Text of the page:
The emerging wave of anti-abortion laws sweeping through the US is the latest alarming sign that the fight for women’s bodily freedom is far from over. Not that we needed another reminder. Or even a fight in the first place.
Alabama have already introduced a near-total ban on abortion, making it a ‘Class A felony’ for any doctor to perform one (which means life imprisonment). Amendments to permit abortions in cases of rape and incest have been rejected. Mississippi, Kentucky, Ohio, Georgia and most recently Louisiana have also adopted much tighter abortion laws, making it almost impossible for women to have the right to an abortion.
Here in the UK, Jeremy Hunt said over the weekend he’d be in favour of halving the legal time limit for abortions from 24 to 12 weeks. Actual changes to the law are unlikely but we should be deeply concerned that a frontrunner in the Conservative leadership is expressing these views when abortion is still completely illegal in Northern Ireland.
Birth control and reproductive rights are complex topics the world over. But fundamentally, I share the belief that we should all have the right to choose what happens to our body. In the case of abortion, that’s a choice for an individual woman to make. Not another woman, or another man, and especially not the twenty-five exclusively white Republican men who brought Alabama’s new abortion law into place.
It’s not hard to get passionate about this topic and like many other people I’ve always, instinctively, been a supporter of reproductive rights and bodily freedom. But my passion for the topic intensified in 2017 while I was researching for a new opera I was writing about the controversial birth control pioneer Marie Stopes.
My research focused on an archive of intimate letters in the Wellcome Collection library that were written from members of the public to Stopes in response to the publication of her infamous sex manual ‘Married Love’ in 1918.Despite being a complex figure, in her revolutionary book Stopes fiercely advocated for women’s bodily freedom; asserted that women have equal sexual desire (and therefore choice in sexual matters) to men; and brought previously unobtainable information about methods of contraception to the world. It caused a storm and prompted men and women to write to Stopes in their thousands from around the globe, with correspondence ranging from aggressive hate-mail to poems of adoration.
Reading through this century old time capsule of society’s attitudes, beliefs and every-day experiences of birth control, female sexuality and bodily freedom prompted me to ask, “What has actually changed in 100 years? How far have we come in the debate about women’s bodily freedom?”
Luckily, we have made some good progress since then. But, shockingly so, not enough. My line of enquiry back in 2017 was fueled by the British government having just made a deal with the anti-abortion DUP party: an influential faction of our government was now going to be against women’s right to choose, and our leader (at the time) invited them into power. This was, of course, in the wake of the misogynistic new US President having moved into The Whitehouse, prompting women’s protest marches around the world to defend women’s rights, including reproductive rights, and the largest single-day protest in US history.Anti-abortionist stances were once again permeating the highest tiers of government, as they are right now.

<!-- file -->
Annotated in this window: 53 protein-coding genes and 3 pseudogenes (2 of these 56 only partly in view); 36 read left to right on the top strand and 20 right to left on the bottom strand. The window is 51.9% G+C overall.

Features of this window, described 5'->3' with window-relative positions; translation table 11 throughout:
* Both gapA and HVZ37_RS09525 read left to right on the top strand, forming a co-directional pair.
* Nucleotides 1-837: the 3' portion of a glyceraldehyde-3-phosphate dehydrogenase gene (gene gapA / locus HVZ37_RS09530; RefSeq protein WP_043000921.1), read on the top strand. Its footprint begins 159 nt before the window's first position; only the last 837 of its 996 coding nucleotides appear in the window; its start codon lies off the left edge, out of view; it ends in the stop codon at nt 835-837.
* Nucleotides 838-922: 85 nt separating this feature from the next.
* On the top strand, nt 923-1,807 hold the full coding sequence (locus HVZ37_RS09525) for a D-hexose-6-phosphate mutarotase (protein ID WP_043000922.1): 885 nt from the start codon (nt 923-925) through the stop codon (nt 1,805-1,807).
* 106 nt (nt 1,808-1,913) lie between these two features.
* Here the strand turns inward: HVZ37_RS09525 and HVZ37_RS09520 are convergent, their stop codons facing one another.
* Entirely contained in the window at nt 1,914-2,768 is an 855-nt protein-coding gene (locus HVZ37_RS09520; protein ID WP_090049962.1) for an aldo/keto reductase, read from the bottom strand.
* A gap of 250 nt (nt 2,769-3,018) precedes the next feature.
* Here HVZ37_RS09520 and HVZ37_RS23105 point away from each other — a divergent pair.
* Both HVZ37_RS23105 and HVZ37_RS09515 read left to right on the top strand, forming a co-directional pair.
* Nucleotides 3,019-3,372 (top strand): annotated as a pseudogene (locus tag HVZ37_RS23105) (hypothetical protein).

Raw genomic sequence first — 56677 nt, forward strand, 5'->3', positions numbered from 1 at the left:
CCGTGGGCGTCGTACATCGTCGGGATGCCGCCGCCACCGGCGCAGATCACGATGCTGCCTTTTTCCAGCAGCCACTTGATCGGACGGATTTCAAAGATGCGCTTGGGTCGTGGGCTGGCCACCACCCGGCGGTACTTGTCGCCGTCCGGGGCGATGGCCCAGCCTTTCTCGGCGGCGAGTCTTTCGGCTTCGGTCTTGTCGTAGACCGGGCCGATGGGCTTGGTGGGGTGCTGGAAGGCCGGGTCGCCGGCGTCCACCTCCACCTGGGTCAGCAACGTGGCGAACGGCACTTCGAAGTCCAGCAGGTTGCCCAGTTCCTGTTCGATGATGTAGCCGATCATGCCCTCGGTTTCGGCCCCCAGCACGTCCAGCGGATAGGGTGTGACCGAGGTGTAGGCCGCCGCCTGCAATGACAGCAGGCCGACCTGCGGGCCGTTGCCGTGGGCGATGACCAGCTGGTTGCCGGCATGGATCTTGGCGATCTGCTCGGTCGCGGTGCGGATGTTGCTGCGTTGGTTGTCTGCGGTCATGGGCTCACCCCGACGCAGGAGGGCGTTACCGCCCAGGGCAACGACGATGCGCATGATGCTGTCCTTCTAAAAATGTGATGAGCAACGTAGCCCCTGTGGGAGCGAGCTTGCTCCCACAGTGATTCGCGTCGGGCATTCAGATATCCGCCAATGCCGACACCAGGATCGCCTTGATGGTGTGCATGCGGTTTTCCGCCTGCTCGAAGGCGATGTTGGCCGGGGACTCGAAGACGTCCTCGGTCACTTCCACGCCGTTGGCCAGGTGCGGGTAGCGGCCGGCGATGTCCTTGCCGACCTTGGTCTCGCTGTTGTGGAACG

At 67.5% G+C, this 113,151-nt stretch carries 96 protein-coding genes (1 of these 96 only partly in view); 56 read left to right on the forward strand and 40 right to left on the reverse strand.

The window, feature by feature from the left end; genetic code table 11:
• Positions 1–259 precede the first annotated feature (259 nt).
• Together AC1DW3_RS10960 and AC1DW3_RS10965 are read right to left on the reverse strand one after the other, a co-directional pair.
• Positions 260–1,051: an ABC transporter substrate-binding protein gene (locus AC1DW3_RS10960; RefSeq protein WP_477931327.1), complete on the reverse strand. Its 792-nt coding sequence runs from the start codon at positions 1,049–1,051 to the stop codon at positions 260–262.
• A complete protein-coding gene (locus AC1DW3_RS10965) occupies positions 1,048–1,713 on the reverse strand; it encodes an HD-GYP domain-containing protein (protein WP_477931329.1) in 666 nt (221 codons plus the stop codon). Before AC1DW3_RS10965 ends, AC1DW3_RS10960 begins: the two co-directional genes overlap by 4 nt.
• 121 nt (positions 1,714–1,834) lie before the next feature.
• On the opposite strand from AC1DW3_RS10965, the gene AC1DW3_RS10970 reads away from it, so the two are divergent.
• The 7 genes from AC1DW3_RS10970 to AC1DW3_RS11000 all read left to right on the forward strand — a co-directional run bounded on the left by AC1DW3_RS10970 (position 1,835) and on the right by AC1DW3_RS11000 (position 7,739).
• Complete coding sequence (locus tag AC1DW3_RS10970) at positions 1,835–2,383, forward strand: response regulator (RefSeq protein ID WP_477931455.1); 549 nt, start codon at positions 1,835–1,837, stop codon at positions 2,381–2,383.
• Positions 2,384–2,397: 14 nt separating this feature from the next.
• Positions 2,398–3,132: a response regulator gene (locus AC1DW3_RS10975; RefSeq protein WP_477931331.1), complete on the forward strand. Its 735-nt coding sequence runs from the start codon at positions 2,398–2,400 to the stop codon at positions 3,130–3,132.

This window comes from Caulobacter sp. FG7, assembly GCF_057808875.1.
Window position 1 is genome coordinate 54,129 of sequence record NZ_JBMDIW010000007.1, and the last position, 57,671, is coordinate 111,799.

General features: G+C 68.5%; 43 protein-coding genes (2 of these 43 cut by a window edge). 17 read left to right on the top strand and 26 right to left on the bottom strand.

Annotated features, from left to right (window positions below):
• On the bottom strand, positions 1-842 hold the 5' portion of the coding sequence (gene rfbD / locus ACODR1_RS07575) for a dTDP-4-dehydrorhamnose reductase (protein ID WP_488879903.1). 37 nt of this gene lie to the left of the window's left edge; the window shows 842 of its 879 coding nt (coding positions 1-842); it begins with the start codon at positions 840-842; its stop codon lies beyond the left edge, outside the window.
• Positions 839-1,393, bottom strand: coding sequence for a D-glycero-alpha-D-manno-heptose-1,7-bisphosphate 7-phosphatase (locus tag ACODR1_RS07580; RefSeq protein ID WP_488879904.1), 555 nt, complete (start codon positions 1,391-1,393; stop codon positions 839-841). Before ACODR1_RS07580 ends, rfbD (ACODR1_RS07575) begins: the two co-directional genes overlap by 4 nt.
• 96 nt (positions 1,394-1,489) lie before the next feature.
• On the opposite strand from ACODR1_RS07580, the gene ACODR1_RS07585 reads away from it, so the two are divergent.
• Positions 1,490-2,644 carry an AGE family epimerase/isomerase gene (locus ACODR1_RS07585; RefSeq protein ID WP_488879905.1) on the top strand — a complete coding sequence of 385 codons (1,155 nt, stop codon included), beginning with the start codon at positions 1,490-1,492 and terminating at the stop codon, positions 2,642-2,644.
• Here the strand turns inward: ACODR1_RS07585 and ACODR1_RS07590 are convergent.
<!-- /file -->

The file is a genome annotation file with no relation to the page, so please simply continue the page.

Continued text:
The output from my research was the new opera, Dear Marie Stopes, which premiered at the Wellcome Collection in August 2018 with a text exclusively drawn from real fragments of the original letters, collated by the writer Jennifer Thorp and archivist Lesley Hall. The striking thing about the archive, and what forms one of the main threads of the opera, is thatthe largest type of correspondence by far was from very frightened and distressed women, many of whom were very poor, desperately seeking help and advice about contraception and how to stop having children. For many of these women, seeking help was a matter of life or death. One of the opening lines of the opera, drawn from an original letter, is “I’m 37. I’ve had 14 children, nine living. The doctor said if I have any more it might prove fatal. The doctor said I have a very weak heart. I should like your advice as soon as you can. I hope you will not be annoyed with me.”
It upsets and enrages me that, in the case of Alabama and no doubt the other states who follow suit, it's most likely to be the poorest and least educated women whose lives will be devastated by a law passed by men that restricts their bodily freedom. The story is the same around the world, especially in poor and developing countries where the situation is as bad, or in some ways worse, as it was when men and women were writing to Stopes in the UK a century ago.
In September, Dear Marie Stopes is being performed again at Kings Place in London. While I don’t hold much hope that things will have drastically changed between now and then, I do hope that anybody who hears the opera’s story about the plight of desperate women living 100 years ago will feel moved to help and support the women living today who are suffering the same fate at the hands of people who should know better.
- "Dear Marie Stopes”by Alex Mills will be performed at Kings Place on September 21st 2019